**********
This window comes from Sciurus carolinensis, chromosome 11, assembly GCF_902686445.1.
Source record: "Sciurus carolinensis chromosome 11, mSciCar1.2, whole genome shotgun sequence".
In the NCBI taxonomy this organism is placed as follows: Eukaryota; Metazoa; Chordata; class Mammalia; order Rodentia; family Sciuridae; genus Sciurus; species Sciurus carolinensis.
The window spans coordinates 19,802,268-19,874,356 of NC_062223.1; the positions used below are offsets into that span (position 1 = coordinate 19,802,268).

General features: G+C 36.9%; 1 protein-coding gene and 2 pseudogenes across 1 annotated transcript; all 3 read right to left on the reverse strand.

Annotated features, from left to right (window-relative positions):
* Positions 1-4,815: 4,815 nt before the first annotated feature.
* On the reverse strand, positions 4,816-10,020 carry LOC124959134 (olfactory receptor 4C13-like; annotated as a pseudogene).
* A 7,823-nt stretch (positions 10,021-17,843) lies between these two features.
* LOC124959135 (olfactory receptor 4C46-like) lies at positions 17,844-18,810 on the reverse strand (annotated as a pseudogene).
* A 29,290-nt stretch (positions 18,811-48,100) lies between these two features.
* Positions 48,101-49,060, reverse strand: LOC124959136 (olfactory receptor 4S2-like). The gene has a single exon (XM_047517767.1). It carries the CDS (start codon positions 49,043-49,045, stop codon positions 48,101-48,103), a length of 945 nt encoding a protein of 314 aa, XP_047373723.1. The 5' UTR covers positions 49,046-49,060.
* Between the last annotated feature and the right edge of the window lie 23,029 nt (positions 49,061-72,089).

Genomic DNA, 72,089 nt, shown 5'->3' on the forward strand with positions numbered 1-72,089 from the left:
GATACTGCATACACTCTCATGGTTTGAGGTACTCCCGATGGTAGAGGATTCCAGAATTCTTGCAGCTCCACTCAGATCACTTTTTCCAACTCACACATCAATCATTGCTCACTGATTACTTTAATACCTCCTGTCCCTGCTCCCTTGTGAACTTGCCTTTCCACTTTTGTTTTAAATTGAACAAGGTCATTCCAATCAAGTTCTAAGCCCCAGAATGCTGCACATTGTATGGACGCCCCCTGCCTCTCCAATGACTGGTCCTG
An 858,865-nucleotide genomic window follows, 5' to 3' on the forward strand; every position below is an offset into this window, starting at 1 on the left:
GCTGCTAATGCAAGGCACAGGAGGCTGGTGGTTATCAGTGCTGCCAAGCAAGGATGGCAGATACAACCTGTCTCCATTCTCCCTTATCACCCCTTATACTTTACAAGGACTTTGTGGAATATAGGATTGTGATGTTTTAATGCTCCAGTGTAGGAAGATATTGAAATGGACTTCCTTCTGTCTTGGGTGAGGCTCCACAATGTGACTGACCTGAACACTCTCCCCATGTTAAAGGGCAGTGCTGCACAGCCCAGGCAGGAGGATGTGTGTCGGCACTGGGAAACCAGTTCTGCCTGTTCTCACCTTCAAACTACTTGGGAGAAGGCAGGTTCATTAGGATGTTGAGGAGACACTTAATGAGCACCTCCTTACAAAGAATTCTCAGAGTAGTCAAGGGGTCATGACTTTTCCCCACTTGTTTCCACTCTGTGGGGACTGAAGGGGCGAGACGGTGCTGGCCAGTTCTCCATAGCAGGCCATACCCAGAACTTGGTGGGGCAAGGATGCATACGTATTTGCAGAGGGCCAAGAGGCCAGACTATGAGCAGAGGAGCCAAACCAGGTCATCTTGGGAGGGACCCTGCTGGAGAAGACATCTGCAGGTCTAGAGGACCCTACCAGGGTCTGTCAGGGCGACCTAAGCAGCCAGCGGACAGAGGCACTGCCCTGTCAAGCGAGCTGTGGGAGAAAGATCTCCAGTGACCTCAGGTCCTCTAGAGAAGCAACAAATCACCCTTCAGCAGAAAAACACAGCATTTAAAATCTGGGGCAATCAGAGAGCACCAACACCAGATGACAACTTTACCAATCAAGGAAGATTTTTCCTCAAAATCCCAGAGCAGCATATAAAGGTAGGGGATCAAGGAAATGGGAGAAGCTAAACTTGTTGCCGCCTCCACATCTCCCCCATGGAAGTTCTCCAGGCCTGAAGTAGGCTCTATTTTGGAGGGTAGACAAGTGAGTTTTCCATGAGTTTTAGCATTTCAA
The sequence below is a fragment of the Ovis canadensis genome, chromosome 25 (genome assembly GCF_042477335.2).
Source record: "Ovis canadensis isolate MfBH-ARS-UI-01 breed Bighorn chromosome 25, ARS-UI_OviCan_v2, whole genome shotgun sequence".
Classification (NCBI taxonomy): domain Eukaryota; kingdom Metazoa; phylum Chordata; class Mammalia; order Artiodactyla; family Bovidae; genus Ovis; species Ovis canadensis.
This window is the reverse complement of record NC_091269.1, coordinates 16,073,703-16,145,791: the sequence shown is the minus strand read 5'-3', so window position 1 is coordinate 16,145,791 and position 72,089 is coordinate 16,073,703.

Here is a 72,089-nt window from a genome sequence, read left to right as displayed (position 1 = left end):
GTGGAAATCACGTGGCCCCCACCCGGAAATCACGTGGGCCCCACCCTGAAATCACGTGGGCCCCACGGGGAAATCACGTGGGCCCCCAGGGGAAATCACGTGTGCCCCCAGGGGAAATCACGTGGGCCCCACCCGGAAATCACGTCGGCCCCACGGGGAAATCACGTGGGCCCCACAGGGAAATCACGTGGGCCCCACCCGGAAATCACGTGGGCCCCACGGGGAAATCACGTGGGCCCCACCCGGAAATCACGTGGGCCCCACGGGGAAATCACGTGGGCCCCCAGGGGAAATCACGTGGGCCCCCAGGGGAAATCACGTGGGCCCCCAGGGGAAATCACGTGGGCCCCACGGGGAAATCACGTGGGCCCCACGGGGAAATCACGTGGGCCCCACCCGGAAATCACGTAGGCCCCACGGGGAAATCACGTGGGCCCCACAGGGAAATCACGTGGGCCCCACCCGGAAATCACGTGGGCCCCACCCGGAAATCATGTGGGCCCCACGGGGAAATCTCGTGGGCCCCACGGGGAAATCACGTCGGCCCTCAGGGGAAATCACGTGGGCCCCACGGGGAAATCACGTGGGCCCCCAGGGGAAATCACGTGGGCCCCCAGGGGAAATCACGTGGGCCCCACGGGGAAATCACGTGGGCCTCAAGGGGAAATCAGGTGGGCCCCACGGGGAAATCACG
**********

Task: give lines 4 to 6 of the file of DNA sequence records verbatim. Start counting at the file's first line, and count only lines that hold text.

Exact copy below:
The window spans coordinates 19,802,268-19,874,356 of NC_062223.1; the positions used below are offsets into that span (position 1 = coordinate 19,802,268).

General features: G+C 36.9%; 1 protein-coding gene and 2 pseudogenes across 1 annotated transcript; all 3 read right to left on the reverse strand.

Annotated features, from left to right (window-relative positions):